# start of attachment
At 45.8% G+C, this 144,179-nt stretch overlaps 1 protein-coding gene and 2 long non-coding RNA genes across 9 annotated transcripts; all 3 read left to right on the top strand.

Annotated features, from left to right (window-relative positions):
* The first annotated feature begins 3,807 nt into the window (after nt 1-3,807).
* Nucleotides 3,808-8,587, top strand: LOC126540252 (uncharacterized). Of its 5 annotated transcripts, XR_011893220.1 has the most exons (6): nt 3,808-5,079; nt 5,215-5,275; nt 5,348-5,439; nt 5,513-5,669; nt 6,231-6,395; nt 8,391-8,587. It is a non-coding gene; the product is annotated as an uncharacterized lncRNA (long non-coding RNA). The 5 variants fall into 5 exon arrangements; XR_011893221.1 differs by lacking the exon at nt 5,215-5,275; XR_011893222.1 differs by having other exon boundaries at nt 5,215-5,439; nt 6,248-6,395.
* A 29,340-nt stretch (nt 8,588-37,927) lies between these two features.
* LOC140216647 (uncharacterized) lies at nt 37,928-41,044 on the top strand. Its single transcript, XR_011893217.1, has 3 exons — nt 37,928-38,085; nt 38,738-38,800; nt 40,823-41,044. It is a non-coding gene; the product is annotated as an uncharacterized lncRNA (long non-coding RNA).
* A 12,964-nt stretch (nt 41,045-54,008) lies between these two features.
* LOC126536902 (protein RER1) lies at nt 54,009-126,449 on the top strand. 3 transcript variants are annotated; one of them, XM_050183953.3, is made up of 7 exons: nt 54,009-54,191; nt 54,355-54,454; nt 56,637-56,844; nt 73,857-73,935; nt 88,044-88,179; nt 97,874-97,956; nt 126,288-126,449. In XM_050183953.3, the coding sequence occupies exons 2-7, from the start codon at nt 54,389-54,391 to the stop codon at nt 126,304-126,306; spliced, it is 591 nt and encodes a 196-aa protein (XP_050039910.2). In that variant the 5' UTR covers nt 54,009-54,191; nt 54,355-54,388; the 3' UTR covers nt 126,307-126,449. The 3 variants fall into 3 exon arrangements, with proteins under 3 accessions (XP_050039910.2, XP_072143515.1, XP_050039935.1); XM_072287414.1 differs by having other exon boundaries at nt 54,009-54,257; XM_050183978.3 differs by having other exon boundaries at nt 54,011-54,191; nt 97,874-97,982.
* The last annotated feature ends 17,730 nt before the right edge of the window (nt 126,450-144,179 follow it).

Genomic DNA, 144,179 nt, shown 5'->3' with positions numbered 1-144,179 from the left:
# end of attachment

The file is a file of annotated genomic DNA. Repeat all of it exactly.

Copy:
At 45.8% G+C, this 144,179-nt stretch overlaps 1 protein-coding gene and 2 long non-coding RNA genes across 9 annotated transcripts; all 3 read left to right on the top strand.

Annotated features, from left to right (window-relative positions):
* The first annotated feature begins 3,807 nt into the window (after nt 1-3,807).
* Nucleotides 3,808-8,587, top strand: LOC126540252 (uncharacterized). Of its 5 annotated transcripts, XR_011893220.1 has the most exons (6): nt 3,808-5,079; nt 5,215-5,275; nt 5,348-5,439; nt 5,513-5,669; nt 6,231-6,395; nt 8,391-8,587. It is a non-coding gene; the product is annotated as an uncharacterized lncRNA (long non-coding RNA). The 5 variants fall into 5 exon arrangements; XR_011893221.1 differs by lacking the exon at nt 5,215-5,275; XR_011893222.1 differs by having other exon boundaries at nt 5,215-5,439; nt 6,248-6,395.
* A 29,340-nt stretch (nt 8,588-37,927) lies between these two features.
* LOC140216647 (uncharacterized) lies at nt 37,928-41,044 on the top strand. Its single transcript, XR_011893217.1, has 3 exons — nt 37,928-38,085; nt 38,738-38,800; nt 40,823-41,044. It is a non-coding gene; the product is annotated as an uncharacterized lncRNA (long non-coding RNA).
* A 12,964-nt stretch (nt 41,045-54,008) lies between these two features.
* LOC126536902 (protein RER1) lies at nt 54,009-126,449 on the top strand. 3 transcript variants are annotated; one of them, XM_050183953.3, is made up of 7 exons: nt 54,009-54,191; nt 54,355-54,454; nt 56,637-56,844; nt 73,857-73,935; nt 88,044-88,179; nt 97,874-97,956; nt 126,288-126,449. In XM_050183953.3, the coding sequence occupies exons 2-7, from the start codon at nt 54,389-54,391 to the stop codon at nt 126,304-126,306; spliced, it is 591 nt and encodes a 196-aa protein (XP_050039910.2). In that variant the 5' UTR covers nt 54,009-54,191; nt 54,355-54,388; the 3' UTR covers nt 126,307-126,449. The 3 variants fall into 3 exon arrangements, with proteins under 3 accessions (XP_050039910.2, XP_072143515.1, XP_050039935.1); XM_072287414.1 differs by having other exon boundaries at nt 54,009-54,257; XM_050183978.3 differs by having other exon boundaries at nt 54,011-54,191; nt 97,874-97,982.
* The last annotated feature ends 17,730 nt before the right edge of the window (nt 126,450-144,179 follow it).

Genomic DNA, 144,179 nt, shown 5'->3' with positions numbered 1-144,179 from the left: